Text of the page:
Thank you for the either ories stimulus, it was just what I needed to get my reception class really engaged with philosophy. Our final episode involved arriving back at the port and being offered the opportunity to stay and continue exploring or to go home. They absolutely loved it and we are following it up today.

Clare Walsh

Reception teacher

Thank you so much for your email and the inspirational attachments!
I left the first 'Would You Rather...?' (bear/snake/monkey) for PPA cover for my Y1 class this morning with very clear instructions on how it should be used and returned to find my TA and class incredibly positive about talking about their feelings and able to articulate their thoughts much more clearly!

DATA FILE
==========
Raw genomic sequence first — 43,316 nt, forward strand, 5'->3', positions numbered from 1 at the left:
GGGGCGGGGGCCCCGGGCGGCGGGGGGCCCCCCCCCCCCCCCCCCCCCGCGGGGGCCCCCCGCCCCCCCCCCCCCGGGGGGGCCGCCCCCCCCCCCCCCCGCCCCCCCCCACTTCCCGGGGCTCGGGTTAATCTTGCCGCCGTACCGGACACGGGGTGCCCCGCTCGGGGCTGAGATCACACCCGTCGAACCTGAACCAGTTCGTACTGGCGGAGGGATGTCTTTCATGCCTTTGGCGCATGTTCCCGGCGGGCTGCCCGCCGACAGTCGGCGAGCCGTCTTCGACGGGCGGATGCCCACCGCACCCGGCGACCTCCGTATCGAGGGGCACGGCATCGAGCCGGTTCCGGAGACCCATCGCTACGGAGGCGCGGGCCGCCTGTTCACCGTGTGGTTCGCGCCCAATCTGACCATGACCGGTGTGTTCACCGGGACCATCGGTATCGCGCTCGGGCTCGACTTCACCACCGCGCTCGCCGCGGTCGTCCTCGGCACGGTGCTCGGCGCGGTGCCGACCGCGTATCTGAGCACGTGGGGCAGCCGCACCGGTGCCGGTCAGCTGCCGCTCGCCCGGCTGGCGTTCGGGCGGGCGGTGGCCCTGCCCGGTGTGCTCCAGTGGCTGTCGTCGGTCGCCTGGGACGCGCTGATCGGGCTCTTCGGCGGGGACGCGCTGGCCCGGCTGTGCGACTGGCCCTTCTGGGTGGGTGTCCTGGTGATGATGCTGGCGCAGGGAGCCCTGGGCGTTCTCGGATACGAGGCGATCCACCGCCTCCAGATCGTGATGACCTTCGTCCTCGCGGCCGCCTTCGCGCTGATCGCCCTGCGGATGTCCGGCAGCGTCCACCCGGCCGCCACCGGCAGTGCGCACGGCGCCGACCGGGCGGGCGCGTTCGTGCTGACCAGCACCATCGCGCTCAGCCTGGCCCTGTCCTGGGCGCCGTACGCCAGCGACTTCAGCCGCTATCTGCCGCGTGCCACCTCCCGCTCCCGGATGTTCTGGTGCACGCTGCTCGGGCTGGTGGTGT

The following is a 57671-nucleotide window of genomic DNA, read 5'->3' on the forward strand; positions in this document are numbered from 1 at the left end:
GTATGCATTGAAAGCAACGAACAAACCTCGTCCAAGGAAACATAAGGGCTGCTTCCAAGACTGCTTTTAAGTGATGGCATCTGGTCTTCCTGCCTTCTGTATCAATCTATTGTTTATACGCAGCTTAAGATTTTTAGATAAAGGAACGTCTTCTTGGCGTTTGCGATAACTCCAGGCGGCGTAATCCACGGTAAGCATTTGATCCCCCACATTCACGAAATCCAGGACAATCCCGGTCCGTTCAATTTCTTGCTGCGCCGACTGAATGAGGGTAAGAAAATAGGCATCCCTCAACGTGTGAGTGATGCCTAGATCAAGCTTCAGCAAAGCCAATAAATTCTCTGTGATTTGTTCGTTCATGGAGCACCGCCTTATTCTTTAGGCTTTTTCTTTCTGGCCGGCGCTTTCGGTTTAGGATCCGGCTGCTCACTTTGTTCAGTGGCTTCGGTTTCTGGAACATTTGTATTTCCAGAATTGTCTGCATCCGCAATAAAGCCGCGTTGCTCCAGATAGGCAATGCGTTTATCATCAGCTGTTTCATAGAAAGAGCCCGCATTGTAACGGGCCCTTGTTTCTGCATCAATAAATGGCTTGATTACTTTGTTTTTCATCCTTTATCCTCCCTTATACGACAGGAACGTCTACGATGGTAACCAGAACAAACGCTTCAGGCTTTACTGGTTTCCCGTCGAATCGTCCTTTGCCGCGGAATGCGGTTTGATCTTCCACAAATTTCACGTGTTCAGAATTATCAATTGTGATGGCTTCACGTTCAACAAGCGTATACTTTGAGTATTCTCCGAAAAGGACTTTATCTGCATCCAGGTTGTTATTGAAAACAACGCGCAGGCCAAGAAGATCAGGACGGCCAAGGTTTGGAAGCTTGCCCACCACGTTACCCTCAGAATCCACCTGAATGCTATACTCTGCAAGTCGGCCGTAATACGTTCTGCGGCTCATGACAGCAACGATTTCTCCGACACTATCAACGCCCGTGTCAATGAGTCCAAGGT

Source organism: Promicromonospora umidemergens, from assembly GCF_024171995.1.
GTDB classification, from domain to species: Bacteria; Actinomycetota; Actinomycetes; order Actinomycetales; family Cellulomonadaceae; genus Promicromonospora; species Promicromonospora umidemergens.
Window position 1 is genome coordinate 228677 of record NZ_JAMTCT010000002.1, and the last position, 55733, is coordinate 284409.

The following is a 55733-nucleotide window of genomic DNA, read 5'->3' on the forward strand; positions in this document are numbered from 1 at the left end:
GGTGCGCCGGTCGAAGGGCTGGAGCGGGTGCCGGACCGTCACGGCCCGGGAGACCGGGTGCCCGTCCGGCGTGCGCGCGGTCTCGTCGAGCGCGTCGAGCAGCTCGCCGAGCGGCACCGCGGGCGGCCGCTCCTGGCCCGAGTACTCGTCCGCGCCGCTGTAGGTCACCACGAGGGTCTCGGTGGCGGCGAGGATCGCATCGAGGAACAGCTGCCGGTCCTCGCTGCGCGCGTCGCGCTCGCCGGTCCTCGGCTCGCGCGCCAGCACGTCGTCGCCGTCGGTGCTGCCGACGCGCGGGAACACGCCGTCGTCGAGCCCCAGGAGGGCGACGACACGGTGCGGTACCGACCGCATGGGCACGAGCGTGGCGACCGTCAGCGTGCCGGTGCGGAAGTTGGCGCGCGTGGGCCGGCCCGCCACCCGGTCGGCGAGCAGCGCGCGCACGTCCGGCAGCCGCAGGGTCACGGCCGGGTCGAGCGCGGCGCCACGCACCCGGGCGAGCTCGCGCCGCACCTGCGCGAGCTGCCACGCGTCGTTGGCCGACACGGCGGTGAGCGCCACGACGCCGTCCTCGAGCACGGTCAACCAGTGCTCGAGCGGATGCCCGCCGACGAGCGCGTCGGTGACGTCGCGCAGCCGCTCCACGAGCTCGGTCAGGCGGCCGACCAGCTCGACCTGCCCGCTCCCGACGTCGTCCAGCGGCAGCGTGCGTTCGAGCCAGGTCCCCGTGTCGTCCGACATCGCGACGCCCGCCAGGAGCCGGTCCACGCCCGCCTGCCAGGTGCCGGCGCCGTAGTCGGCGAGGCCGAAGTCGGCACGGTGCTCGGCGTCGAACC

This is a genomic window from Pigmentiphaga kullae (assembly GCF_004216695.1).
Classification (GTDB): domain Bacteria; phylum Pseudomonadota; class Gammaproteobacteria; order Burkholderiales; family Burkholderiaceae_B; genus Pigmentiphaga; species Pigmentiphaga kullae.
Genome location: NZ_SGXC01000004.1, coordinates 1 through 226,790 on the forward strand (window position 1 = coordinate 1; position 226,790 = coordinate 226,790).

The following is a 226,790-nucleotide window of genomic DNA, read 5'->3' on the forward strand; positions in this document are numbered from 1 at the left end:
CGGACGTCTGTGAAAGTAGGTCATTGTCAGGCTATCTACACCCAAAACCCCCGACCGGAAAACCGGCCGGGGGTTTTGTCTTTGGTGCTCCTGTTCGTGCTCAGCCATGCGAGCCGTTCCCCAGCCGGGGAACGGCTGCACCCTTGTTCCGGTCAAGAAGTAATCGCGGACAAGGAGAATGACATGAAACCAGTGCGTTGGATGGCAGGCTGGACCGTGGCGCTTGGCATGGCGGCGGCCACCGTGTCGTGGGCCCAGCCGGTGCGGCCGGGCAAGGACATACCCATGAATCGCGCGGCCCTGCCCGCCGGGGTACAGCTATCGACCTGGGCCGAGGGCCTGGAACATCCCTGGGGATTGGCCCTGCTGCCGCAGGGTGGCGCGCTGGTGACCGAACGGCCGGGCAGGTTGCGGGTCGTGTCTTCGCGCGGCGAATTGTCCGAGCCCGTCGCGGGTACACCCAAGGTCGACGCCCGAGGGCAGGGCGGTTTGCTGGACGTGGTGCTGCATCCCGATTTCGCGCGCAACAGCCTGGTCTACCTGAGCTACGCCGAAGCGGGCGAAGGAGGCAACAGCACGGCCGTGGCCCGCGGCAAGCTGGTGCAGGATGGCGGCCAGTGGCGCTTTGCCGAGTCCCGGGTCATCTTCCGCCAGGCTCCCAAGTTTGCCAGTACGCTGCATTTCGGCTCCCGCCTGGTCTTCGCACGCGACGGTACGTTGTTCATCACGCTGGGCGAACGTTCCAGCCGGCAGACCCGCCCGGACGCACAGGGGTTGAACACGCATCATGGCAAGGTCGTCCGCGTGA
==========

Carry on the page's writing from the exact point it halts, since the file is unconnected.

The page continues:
A major breakthrough in a class that has found the transition to KS1 very hard so far, even with me as an experienced EYFS/KS1 teacher!! They are immediately more confident in talking through their thinking and gave clear and eager explanations all afternoon!

Let's hope they can continue to develop their deeper thinking and reasoning skills and the confidence to participate more!

Tina Hammond

Foundation Stage Phase Leader

What an incredible resource!
Many thanks!

Jules

Teacher

Excellent, excellent resources.
 
Thank you very much.

Lisa Chaffer

Teacher

Many thanks for all of your wonderful resources which you have kindly sent to me over the past 18 months. I have thoroughly appreciated all the help and inspiration you have given me. It has been invaluable.

Peter Reader